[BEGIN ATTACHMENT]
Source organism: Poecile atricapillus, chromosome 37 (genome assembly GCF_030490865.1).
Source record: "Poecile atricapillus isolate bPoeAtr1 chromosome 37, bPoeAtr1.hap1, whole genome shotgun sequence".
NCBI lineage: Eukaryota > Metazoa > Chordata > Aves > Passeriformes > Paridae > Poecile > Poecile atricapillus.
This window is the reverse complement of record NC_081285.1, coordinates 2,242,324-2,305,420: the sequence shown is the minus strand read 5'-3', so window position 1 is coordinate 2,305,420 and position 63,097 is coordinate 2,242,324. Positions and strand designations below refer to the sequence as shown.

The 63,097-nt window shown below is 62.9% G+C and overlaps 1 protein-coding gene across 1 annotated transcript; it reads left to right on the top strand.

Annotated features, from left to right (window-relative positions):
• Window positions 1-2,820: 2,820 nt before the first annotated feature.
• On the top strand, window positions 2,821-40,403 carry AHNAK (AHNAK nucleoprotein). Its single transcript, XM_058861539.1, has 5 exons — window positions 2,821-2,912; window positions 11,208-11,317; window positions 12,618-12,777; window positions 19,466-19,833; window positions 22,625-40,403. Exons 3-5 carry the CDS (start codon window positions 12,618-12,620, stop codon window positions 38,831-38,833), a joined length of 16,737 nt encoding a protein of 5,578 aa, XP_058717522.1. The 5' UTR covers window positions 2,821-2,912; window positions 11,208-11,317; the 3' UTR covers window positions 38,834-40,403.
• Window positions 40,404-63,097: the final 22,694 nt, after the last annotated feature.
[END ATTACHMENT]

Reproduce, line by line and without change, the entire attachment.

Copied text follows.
Source organism: Poecile atricapillus, chromosome 37 (genome assembly GCF_030490865.1).
Source record: "Poecile atricapillus isolate bPoeAtr1 chromosome 37, bPoeAtr1.hap1, whole genome shotgun sequence".
NCBI lineage: Eukaryota > Metazoa > Chordata > Aves > Passeriformes > Paridae > Poecile > Poecile atricapillus.
This window is the reverse complement of record NC_081285.1, coordinates 2,242,324-2,305,420: the sequence shown is the minus strand read 5'-3', so window position 1 is coordinate 2,305,420 and position 63,097 is coordinate 2,242,324. Positions and strand designations below refer to the sequence as shown.

The 63,097-nt window shown below is 62.9% G+C and overlaps 1 protein-coding gene across 1 annotated transcript; it reads left to right on the top strand.

Annotated features, from left to right (window-relative positions):
• Window positions 1-2,820: 2,820 nt before the first annotated feature.
• On the top strand, window positions 2,821-40,403 carry AHNAK (AHNAK nucleoprotein). Its single transcript, XM_058861539.1, has 5 exons — window positions 2,821-2,912; window positions 11,208-11,317; window positions 12,618-12,777; window positions 19,466-19,833; window positions 22,625-40,403. Exons 3-5 carry the CDS (start codon window positions 12,618-12,620, stop codon window positions 38,831-38,833), a joined length of 16,737 nt encoding a protein of 5,578 aa, XP_058717522.1. The 5' UTR covers window positions 2,821-2,912; window positions 11,208-11,317; the 3' UTR covers window positions 38,834-40,403.
• Window positions 40,404-63,097: the final 22,694 nt, after the last annotated feature.